Why Should I Study Liberal Arts?
It is often true that although the professors in one discipline are well acquainted with the methods and subjects of their particular field, they are far less familiar with the methods and subjects of other disciplines. In an interdisciplinary program, such as the undergraduate Liberal Arts degree or the Master of Arts in Liberal Studies, the professors are encouraged to find the intellectual connections that exist with other disciplines. The goal in these courses is to use the questions asked within each discipline–which are sometimes remarkably similar in nature and scope–to develop an interdisciplinary methodology rather than simply combining multiple disciplines into one course. The enriching and stimulating exchange of ideas that scholars typically experience when they cross their discipline-specific boundaries indicates that there is something more to interdisciplinary studies than a simple combination of fields of study. It is this `something more’ that we hope to capture in our interdisciplinary programs.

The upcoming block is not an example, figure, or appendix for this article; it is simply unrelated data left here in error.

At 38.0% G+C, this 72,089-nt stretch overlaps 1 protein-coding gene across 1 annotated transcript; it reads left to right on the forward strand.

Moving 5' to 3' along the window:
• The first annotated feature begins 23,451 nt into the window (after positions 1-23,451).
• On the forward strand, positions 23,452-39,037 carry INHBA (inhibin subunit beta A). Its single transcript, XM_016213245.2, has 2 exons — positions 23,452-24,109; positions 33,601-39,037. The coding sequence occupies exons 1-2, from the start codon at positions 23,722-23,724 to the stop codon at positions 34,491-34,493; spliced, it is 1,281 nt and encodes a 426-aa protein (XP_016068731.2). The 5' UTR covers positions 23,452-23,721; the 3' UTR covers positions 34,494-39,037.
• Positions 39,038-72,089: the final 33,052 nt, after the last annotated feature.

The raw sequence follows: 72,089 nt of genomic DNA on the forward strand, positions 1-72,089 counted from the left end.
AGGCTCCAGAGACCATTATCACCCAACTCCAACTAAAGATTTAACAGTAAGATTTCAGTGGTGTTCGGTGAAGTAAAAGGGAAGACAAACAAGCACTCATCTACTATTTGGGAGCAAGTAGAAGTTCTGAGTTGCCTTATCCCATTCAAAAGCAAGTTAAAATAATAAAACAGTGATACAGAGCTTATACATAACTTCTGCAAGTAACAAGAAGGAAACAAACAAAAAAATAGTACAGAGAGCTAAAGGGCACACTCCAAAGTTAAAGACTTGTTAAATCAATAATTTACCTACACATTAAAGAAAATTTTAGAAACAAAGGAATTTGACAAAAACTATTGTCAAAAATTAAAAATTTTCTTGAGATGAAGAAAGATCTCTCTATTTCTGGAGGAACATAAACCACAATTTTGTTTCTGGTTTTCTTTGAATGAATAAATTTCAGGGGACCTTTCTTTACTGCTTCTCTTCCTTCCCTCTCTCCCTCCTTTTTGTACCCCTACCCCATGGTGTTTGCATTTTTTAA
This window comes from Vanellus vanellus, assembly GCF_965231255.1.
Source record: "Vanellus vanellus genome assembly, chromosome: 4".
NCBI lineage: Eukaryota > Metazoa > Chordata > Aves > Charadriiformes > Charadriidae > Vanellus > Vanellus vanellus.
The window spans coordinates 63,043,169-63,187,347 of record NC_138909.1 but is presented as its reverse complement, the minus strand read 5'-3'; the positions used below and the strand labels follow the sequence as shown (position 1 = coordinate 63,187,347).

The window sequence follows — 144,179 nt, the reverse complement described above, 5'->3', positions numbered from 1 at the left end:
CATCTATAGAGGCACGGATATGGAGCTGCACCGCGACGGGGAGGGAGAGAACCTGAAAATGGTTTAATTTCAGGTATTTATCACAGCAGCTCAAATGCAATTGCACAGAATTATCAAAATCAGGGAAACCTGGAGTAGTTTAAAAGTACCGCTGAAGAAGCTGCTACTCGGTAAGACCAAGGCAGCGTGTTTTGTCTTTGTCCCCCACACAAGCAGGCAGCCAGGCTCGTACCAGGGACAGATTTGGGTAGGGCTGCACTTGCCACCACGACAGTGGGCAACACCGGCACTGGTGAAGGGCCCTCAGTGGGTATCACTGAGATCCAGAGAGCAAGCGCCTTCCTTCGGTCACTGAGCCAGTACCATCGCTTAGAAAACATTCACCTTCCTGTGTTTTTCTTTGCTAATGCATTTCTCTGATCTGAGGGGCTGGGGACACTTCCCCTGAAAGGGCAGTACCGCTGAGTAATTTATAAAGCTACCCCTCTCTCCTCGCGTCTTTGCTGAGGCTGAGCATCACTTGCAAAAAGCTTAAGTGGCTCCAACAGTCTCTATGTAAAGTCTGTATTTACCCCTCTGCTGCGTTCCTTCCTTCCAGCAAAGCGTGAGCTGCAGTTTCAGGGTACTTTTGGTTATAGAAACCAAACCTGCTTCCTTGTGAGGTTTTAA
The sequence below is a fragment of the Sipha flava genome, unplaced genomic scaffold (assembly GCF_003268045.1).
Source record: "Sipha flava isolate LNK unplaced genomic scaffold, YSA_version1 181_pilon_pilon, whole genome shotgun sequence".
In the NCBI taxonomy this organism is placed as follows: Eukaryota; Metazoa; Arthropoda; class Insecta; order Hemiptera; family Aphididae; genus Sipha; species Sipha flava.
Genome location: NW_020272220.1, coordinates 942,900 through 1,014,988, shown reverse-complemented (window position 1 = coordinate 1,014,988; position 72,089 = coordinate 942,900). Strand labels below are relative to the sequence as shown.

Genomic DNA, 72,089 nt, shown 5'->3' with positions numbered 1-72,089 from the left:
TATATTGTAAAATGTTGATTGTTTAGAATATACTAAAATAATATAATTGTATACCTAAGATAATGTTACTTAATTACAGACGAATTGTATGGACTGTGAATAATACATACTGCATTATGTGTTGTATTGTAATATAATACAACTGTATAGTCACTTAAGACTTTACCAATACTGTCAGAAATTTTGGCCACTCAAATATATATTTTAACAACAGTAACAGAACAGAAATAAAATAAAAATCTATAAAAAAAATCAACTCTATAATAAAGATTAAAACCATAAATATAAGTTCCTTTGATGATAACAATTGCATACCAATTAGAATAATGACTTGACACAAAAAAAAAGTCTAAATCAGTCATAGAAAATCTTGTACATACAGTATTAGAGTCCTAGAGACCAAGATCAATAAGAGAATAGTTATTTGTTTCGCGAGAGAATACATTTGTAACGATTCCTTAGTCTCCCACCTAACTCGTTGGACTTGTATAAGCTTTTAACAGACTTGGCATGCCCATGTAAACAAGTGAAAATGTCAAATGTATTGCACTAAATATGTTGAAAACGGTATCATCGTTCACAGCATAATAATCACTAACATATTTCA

It is also worth noting that just as funding in the sciences and humanities alike is increasingly aimed at interdisciplinary projects, there is an increasing awareness among executives in large corporations of the value of employees who can talk across boundaries. In fact, it is becoming common place for large corporations to advertise for people who are not isolated in one particular niche, however relevant to the concerns of the company, since it is often those who can communicate to those outside their field, and who can understand alternate perspectives, that allow the company to move in necessary, but often unanticipated, directions.